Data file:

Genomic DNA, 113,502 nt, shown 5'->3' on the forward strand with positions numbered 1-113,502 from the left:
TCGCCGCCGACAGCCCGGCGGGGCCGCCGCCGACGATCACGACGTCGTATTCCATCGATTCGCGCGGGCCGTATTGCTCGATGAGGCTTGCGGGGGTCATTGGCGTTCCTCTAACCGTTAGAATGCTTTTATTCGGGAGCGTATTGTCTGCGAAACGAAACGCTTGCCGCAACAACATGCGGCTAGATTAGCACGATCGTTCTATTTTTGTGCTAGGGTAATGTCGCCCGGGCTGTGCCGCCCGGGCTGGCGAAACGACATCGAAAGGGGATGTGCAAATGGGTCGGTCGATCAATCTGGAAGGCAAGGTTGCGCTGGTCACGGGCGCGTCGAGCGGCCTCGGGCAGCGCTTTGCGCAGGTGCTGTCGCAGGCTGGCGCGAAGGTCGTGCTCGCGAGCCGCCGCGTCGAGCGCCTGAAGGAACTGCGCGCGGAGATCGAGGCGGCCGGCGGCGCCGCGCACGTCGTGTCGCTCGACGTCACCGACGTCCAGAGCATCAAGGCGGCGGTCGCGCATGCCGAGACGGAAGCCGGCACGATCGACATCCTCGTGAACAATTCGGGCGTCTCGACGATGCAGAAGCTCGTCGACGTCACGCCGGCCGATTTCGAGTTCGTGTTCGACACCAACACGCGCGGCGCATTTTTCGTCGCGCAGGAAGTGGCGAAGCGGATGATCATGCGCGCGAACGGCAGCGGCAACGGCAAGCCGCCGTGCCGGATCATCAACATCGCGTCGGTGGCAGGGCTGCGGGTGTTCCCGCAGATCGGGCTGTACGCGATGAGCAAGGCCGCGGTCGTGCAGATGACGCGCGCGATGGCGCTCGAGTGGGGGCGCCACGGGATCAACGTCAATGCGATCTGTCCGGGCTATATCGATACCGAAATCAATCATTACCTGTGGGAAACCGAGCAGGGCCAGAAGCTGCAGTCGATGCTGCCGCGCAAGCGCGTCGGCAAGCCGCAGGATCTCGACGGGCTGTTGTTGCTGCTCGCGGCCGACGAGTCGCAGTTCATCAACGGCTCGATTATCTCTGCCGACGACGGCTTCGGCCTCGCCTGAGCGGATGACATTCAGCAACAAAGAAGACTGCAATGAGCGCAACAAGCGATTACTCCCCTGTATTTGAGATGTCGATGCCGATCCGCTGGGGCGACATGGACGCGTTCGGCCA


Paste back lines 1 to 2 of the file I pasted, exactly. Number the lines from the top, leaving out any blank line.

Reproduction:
Genomic DNA, 113,502 nt, shown 5'->3' on the forward strand with positions numbered 1-113,502 from the left:
TCGCCGCCGACAGCCCGGCGGGGCCGCCGCCGACGATCACGACGTCGTATTCCATCGATTCGCGCGGGCCGTATTGCTCGATGAGGCTTGCGGGGGTCATTGGCGTTCCTCTAACCGTTAGAATGCTTTTATTCGGGAGCGTATTGTCTGCGAAACGAAACGCTTGCCGCAACAACATGCGGCTAGATTAGCACGATCGTTCTATTTTTGTGCTAGGGTAATGTCGCCCGGGCTGTGCCGCCCGGGCTGGCGAAACGACATCGAAAGGGGATGTGCAAATGGGTCGGTCGATCAATCTGGAAGGCAAGGTTGCGCTGGTCACGGGCGCGTCGAGCGGCCTCGGGCAGCGCTTTGCGCAGGTGCTGTCGCAGGCTGGCGCGAAGGTCGTGCTCGCGAGCCGCCGCGTCGAGCGCCTGAAGGAACTGCGCGCGGAGATCGAGGCGGCCGGCGGCGCCGCGCACGTCGTGTCGCTCGACGTCACCGACGTCCAGAGCATCAAGGCGGCGGTCGCGCATGCCGAGACGGAAGCCGGCACGATCGACATCCTCGTGAACAATTCGGGCGTCTCGACGATGCAGAAGCTCGTCGACGTCACGCCGGCCGATTTCGAGTTCGTGTTCGACACCAACACGCGCGGCGCATTTTTCGTCGCGCAGGAAGTGGCGAAGCGGATGATCATGCGCGCGAACGGCAGCGGCAACGGCAAGCCGCCGTGCCGGATCATCAACATCGCGTCGGTGGCAGGGCTGCGGGTGTTCCCGCAGATCGGGCTGTACGCGATGAGCAAGGCCGCGGTCGTGCAGATGACGCGCGCGATGGCGCTCGAGTGGGGGCGCCACGGGATCAACGTCAATGCGATCTGTCCGGGCTATATCGATACCGAAATCAATCATTACCTGTGGGAAACCGAGCAGGGCCAGAAGCTGCAGTCGATGCTGCCGCGCAAGCGCGTCGGCAAGCCGCAGGATCTCGACGGGCTGTTGTTGCTGCTCGCGGCCGACGAGTCGCAGTTCATCAACGGCTCGATTATCTCTGCCGACGACGGCTTCGGCCTCGCCTGAGCGGATGACATTCAGCAACAAAGAAGACTGCAATGAGCGCAACAAGCGATTACTCCCCTGTATTTGAGATGTCGATGCCGATCCGCTGGGGCGACATGGACGCGTTCGGCCA